Emily Cheney Neville

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Zena Sutherland

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[Fogarty] has the candor and realism of the author's Newbery winner, It's Like This, Cat …, with a protagonist who is like so many of today's young adults, but no formula situations. The characterizations, not only of Fog but of all the minor characters, is magnificent. (p. 72)

Zena Sutherland, in Saturday Review (© 1969 by Saturday Review, Inc.; reprinted with permission), November 8, 1969.

When first met [in Fogarty] loafing in front of Malone's garage in Wilbur Flats, Dan Fogarty, twenty-three, college graduate and law school drop-out, is the "town flop"—as he caustically informs a preacher who, like his old schoolteacher, the retired idlers and almost everyone, would have him be something…. The scenes in and around the garage smack of early Saroyan—the same people stopping by to get gas and bandy Big Ideas, Fog and the preacher peppering each other with Biblical quotations; then we're in the East Village, where Fog sleeps with a self-protective waif, senses the futile drift, sees his play flop. (Oddly, this man who chose to confound Wilbur Flats seems wholly a child in New York.)… There's a little obscenity, plus the bedding of Yetta, but this isn't a children's book anyhow, just an adult bind without adult dimension. (p. 1203)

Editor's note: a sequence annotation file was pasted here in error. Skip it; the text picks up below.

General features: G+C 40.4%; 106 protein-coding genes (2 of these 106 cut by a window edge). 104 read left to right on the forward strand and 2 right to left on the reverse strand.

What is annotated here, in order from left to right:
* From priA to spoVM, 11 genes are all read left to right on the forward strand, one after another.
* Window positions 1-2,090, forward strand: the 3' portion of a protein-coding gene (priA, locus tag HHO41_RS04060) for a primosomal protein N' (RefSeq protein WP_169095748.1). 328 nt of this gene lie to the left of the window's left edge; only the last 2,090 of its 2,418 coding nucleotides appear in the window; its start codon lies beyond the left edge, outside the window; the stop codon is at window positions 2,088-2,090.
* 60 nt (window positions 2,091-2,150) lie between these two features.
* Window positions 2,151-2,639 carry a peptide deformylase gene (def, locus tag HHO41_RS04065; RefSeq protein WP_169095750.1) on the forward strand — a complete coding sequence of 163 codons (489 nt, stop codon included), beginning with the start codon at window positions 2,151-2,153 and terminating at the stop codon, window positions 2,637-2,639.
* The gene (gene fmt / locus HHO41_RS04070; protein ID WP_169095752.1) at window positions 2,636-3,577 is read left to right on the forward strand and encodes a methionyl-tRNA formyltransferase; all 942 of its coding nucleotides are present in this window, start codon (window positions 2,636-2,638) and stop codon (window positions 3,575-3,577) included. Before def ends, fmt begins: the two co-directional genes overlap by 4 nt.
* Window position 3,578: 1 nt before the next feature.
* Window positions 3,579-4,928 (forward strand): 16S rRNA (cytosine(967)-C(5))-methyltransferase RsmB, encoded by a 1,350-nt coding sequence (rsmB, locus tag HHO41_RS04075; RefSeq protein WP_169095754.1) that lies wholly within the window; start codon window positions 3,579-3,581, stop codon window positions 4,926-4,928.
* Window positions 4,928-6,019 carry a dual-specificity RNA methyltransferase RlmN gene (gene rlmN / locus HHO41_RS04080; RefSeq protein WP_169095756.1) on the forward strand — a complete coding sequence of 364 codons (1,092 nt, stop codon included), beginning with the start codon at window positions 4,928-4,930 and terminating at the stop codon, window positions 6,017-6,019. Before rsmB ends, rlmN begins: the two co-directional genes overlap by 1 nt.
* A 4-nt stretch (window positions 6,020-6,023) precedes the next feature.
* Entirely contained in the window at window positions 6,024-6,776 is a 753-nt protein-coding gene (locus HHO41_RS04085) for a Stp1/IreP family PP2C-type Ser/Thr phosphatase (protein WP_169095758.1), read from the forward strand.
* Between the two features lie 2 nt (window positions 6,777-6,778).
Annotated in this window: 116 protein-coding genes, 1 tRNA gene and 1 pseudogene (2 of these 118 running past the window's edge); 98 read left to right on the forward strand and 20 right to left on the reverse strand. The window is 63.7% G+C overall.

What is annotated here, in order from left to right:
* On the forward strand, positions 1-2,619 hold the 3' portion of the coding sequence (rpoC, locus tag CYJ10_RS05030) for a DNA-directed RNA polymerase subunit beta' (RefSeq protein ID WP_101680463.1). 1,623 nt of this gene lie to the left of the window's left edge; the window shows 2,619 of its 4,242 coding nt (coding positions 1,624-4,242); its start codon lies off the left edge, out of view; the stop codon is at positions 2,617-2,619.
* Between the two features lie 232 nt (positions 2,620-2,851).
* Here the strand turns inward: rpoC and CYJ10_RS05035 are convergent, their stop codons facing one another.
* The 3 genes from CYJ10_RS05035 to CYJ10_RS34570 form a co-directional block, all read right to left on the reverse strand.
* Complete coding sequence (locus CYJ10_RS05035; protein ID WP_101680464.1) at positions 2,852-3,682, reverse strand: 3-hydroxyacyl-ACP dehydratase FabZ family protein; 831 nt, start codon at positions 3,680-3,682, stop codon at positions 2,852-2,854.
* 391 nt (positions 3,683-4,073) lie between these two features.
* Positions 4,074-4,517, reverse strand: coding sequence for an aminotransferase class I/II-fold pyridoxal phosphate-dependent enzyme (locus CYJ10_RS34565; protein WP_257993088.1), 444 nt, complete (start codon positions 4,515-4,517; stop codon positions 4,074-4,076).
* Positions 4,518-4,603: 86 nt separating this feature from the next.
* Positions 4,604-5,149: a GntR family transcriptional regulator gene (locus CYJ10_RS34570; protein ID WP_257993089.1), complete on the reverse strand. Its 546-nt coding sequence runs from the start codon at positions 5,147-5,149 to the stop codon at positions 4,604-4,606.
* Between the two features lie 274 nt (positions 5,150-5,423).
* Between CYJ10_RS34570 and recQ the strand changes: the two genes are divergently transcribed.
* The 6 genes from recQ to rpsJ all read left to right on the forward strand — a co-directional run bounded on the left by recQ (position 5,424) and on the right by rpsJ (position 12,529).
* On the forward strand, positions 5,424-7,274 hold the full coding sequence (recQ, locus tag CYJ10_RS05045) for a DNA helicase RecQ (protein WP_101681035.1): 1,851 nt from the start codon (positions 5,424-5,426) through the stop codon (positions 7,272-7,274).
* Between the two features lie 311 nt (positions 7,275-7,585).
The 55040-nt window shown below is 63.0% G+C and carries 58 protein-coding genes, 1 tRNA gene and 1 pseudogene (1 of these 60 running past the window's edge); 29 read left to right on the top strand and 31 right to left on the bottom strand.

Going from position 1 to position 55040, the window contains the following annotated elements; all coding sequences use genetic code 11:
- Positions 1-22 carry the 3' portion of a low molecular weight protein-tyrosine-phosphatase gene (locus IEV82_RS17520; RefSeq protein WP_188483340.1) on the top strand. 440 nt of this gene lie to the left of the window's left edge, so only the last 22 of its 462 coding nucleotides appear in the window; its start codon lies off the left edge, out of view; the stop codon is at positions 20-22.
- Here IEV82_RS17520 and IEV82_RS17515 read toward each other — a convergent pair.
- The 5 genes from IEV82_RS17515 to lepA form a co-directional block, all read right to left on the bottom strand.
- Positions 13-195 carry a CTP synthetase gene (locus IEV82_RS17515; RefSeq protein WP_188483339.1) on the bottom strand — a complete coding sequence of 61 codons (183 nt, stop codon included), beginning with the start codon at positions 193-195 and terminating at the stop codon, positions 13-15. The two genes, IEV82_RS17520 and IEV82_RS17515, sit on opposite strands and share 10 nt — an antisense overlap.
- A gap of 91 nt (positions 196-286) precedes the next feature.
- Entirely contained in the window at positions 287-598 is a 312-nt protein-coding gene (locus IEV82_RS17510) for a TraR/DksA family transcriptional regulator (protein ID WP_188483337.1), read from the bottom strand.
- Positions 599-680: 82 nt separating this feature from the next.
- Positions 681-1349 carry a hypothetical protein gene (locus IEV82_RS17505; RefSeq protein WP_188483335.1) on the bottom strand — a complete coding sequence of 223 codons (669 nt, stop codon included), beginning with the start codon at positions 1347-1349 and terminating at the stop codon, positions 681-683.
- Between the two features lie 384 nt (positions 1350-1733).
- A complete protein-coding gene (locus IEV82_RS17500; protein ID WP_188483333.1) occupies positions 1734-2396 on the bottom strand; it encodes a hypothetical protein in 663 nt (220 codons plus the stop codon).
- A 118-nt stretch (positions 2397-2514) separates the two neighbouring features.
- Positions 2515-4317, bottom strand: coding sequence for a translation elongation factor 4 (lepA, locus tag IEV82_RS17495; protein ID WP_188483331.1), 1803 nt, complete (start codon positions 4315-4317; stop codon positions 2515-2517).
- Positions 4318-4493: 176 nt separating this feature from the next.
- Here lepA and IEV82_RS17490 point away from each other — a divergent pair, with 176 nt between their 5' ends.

Kirkus Reviews (copyright © 1969 The Kirkus Service, Inc.), November 15, 1969.

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